Hard-working cattle rancher finds
his future in raising agricultural awareness
By Maddie Wilson
November 16, 2007 | Ah, February. The snow was deep,
the ice particles floated in the air and the cows were
calving. And Bill Munns was out among it all at 6 a.m.
That's when the chores started on his family's ranch.
Munns and his family woke up and fed the horses and
cows, and laid hay to start the day. Fifty-five minutes
later, Bill and his siblings caught the bus for the
long ride to school.
They returned to the ranch at 3:30 in the afternoon
to the after-school snack Mrs. Munns had waiting, and
then headed straight outside to take care of the nighttime
jobs. In the evening, they went out to the fields to
check all the cows. They looked for cows that needed
doctoring. And during this time of the year, they were
careful to look for any new calves that were born during
the day. They tagged these calves to match their mothers'
and laid more hay for more births.
When it started getting dark, Mrs. Munns had dinner
ready. After a long day of work, the Munns family headed
to bed at 8:30, resting for the next day when they would
do it all again. There was little time to do anything
"I don't remember doing a lot of homework," Munns
said. Somehow, it still got done; he graduated from
high school and is now a junior at USU.
Although Munns does not have the work schedule required
on the ranch anymore, he still thinks about agriculture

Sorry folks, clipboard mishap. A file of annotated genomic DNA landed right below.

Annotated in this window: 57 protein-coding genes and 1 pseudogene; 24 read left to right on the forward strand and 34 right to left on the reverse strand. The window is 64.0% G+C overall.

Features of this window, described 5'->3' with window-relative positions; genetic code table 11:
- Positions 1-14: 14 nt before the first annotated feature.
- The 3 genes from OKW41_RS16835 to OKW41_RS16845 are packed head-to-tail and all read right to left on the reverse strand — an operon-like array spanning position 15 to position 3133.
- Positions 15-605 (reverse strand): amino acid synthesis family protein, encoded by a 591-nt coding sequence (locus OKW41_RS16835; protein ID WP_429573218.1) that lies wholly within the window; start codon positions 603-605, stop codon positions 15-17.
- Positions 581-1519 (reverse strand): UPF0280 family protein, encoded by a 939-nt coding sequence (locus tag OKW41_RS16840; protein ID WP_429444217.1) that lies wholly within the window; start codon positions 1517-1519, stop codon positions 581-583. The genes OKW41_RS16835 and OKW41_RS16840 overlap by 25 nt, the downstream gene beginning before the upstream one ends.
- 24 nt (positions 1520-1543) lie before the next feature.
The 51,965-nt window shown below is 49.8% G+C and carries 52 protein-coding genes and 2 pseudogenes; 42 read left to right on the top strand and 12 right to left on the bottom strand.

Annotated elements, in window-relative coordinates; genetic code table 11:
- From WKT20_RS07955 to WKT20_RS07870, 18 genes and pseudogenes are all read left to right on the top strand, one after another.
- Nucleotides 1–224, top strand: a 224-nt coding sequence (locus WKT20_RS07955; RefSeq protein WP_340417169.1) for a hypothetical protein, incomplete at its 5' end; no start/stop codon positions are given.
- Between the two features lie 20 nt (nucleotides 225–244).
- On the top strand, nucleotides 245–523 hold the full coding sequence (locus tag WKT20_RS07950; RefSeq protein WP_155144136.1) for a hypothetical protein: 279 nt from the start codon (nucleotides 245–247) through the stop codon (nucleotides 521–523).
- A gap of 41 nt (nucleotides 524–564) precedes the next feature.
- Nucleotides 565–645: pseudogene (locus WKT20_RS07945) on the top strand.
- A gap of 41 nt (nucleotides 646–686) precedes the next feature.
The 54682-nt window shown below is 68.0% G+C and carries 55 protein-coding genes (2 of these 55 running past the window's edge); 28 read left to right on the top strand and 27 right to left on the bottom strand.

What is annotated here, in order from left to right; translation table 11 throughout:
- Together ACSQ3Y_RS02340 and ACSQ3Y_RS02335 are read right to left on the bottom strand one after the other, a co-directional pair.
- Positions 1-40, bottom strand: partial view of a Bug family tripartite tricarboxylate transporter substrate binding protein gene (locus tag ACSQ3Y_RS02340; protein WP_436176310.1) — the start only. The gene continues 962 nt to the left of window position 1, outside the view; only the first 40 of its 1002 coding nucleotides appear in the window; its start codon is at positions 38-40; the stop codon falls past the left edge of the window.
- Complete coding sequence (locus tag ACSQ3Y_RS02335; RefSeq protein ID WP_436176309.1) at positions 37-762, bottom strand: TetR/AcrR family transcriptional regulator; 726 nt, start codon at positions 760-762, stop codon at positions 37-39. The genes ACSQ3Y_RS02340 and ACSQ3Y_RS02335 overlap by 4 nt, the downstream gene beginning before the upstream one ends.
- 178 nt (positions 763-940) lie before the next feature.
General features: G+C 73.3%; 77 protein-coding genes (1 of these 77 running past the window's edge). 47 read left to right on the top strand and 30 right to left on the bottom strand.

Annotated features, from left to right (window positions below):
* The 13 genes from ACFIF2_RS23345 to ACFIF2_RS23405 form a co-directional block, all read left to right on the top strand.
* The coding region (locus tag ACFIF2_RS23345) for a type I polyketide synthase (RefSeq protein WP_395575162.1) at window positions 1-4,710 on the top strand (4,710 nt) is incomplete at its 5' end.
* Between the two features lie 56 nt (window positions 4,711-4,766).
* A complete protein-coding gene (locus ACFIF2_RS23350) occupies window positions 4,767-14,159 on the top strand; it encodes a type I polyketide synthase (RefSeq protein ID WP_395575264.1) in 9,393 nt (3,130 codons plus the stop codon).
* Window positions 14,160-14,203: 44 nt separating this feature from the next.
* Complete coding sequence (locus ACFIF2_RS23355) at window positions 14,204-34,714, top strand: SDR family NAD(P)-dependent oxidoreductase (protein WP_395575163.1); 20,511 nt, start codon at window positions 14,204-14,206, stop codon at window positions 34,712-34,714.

every day, among the many other activities and responsibilities
he stuffs into his life. After all, agriculture is the
science of life, he said.
Life is full of many other things for Munns. Take
2007 USU homecoming king, serving as the state vice
president of the National FFA Organization, raising
a grand champion steer, completing an internship with
agriculture in Washington, D.C.; and of course, spooking
his friends every now and then in the "haunted pig barn"
back at his family's ranch. How does he do it all? Maybe
his motto, "Work for what you believe in" has something
to do with it.
Munns' work ethic was acquired by growing up on the
3,000-acre ranch, which might also suggest where his
motto originated. His mother can recount times when
Munns really did work hard for what he believed in,
even if it was just himself.
Bill believes in himself, even when others do not,
When he went to Bear River High School, Mrs. Munns
recalled, he wanted to run for student body president.
But, his peers told him not to run because he did not
have any experience for the position. Even the girl
he was running against told Bill he had no proper background.
But Bill knew he could do it, and ran anyway. And he
"Bill wants to be a part of everything," Mrs. Munns
This included serving an LDS mission, which Munns
said has been the greatest achievement of his life so
far. But his method of paying for the mission was unique.
Munns raised his own small herds of cattle separate
from the rest of the cattle on his parents' ranch. He
kept records on them as he was raising them, and won
production awards. One steer won grand champion in the
Box Elder Fair in 2002. Munns was awarded $12,000, which
paid for his entire mission in Toulouse, France.
Although cattle ranching played a prominent role in
Munns' life, he said it is not something he would like
to do for a living.